Denny enjoyed his finest year in 1890, leading the American Association in on-base percentage (an unheard of .461 average) and slugging percentage.  Denny, an on-base stud throughout his career, ended his career with an amazing on-base percentage of .407.  Hall of Famers from the 1800s like Roger Connor (.397), Buck Ewing (.351) and Mike “King” Kelly (.368) weren’t of the same caliber as Lyons.

Despite enjoying one of his most productive seasons, Lyons had his contract sold to the Browns after the season and played the last year of the American Association in St. Louis, finishing second in the league with eleven homeruns while hitting .315.  When the AA was absorbed by the National League, Lyons joined the New York Giants but had an off year.  Leaving New York after the season, Denny signed with the Pittsburgh Pirates and revived his career. 

With the second place Pirates in 1893, Denny exceeded 100 runs and RBI teaming in a strong lineup that also featured Hall of Famer Jake Beckley as well as stars George Van Haltren, Lou Bierbauer, Jack Glasscock, Patsy Donovan and Elmer Smith.  The Pirates fell to seventh place in 1894 but Lyons hit .323 with a robust .427 on-base percentage.  His last great year came in 1896 when he hit .307 with a fine .406 on-base percentage.


G 1,129/R 932/H 1,368/2B 237/3B 73/HR 62/RBI 755/BA .323/SA .457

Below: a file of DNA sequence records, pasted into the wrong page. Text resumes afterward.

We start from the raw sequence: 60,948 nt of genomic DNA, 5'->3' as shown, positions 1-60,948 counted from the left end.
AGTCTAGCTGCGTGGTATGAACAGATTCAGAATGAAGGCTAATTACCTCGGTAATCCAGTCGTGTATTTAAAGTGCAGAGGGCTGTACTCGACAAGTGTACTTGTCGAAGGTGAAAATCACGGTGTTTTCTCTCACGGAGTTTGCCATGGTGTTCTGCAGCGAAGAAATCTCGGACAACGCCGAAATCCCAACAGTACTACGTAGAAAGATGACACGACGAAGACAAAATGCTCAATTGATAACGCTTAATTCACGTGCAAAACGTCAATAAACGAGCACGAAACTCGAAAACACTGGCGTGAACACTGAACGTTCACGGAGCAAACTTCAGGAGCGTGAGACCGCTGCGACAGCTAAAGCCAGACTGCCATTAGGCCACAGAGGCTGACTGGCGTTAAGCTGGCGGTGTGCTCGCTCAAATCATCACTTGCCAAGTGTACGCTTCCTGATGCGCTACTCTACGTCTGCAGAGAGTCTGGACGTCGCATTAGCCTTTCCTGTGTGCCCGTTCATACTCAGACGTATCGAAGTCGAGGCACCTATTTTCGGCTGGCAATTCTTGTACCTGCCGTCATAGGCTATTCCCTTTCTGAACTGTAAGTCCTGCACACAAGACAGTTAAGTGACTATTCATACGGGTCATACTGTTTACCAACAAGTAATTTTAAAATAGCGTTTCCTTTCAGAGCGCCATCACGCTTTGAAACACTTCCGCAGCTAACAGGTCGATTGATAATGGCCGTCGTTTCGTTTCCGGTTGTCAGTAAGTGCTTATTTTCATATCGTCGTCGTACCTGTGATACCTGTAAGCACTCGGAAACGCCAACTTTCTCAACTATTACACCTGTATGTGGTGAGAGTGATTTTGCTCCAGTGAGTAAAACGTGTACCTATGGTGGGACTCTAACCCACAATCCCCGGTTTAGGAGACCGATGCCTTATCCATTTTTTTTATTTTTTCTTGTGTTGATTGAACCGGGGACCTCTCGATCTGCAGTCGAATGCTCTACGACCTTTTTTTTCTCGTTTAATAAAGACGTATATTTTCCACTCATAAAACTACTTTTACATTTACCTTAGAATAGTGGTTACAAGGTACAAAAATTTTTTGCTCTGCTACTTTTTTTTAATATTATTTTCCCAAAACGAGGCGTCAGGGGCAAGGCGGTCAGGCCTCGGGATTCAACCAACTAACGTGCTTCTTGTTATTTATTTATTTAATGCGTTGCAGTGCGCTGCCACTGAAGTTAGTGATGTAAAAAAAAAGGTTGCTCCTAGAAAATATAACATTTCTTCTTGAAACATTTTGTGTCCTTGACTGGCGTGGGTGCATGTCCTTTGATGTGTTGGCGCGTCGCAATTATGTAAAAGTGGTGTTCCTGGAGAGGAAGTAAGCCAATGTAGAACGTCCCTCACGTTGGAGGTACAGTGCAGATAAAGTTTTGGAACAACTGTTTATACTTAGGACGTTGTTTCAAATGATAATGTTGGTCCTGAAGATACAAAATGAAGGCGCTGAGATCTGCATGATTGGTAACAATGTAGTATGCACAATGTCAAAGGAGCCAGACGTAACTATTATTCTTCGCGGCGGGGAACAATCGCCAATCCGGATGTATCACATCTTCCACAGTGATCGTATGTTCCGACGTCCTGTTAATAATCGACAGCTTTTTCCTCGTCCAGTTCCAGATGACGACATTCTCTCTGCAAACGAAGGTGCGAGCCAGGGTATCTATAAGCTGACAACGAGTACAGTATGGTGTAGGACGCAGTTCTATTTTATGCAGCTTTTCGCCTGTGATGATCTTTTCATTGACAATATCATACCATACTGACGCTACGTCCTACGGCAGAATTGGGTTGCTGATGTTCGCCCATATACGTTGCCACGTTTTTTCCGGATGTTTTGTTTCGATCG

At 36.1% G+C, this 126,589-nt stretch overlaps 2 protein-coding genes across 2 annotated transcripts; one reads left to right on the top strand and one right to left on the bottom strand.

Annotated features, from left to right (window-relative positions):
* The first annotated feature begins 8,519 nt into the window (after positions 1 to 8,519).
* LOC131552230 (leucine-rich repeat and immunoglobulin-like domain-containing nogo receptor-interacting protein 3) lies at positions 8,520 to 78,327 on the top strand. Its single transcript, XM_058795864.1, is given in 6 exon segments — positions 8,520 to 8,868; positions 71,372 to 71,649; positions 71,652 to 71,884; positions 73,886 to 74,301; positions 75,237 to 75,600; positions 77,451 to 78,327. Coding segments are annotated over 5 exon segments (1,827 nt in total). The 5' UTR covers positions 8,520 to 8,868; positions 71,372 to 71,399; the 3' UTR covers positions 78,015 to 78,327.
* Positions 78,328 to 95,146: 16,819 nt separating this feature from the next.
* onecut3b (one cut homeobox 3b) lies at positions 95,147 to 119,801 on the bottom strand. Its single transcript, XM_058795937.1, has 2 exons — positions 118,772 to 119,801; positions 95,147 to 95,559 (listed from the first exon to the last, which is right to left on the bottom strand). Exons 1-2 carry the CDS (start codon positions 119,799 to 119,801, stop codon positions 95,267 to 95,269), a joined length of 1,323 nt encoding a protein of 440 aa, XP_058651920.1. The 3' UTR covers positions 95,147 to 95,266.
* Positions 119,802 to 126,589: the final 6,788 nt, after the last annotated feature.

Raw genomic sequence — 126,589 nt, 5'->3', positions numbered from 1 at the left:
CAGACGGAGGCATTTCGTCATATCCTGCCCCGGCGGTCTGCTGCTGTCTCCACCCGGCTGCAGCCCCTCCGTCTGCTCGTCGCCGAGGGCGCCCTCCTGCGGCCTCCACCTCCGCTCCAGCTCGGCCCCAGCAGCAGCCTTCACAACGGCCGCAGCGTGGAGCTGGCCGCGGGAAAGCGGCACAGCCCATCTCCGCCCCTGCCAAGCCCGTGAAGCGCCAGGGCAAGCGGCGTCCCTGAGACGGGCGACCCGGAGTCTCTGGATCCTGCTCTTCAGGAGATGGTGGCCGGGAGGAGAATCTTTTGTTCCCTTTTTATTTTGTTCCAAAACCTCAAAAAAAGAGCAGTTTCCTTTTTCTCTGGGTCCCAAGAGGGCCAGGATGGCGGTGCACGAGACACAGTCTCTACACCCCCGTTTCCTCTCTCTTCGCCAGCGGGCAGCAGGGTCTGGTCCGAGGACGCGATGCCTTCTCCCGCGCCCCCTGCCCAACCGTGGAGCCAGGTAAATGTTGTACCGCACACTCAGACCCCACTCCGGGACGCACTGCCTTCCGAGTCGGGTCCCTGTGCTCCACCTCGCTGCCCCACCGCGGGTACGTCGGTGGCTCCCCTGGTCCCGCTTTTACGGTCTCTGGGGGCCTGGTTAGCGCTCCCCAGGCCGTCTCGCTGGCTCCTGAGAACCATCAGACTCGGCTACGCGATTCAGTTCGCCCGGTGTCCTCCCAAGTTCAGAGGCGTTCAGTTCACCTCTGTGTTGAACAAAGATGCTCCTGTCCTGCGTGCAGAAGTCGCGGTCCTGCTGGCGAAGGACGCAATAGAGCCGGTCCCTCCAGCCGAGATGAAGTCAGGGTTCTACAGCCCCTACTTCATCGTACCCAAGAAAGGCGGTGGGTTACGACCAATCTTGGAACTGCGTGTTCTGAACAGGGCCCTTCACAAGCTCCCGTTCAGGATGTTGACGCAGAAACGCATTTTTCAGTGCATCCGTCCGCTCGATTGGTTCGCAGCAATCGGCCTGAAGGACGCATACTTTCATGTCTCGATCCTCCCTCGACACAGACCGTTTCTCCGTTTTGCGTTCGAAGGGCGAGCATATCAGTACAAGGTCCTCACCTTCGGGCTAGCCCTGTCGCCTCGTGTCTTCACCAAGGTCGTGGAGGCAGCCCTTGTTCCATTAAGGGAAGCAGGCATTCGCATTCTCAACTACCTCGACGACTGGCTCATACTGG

* like  most 1800s ballplayers, there a varying stats out there on Lyons.  Some sources list him as a lifetime .310 hitter

With the explosion of the relief pitcher over the last few decades, starting pitchers have been given no respect in Hall of Fame voting.  Bert Blyleven, who should be in the Hall of Fame, keeps getting passed over and David Cone, an elite power-pitcher, only lasted one year on the Writer’s Ballot, gathering fewer than five percent of the vote.  What pitcher has more value, the one who can toss eight innings or the fellow that tosses one?

Cone was originally drafted by is hometown Kansas City Royals in 1981.  Used recklessly in the minor leagues, Cone blew out his arm in 1983 and didn’t make the Majors until 1986 as a relief pitcher.  In a near-sighted move, the Royals dealt David after the ’86 season to the Mets for injury prone catcher Ed Hearn.  The move was a steal.  David went on to become a star with the Mets while Hearn was out of the game a few seasons later. 

David missed some time with an injury in 1987, his first season in The Big Apple, but enjoyed his breakout season in 1988.  That year Cone made his first All-Star appearance and led the senior circuit in winning percentage, notching 20 victories and losing just three contests.  David finished second to Nolan Ryan in strikeouts while posting a tidy 2.22 ERA.  David pitched the Mets to the postseason, tossing a complete game win in Game 6 but the Mets dropped Game 7 to the Dodgers.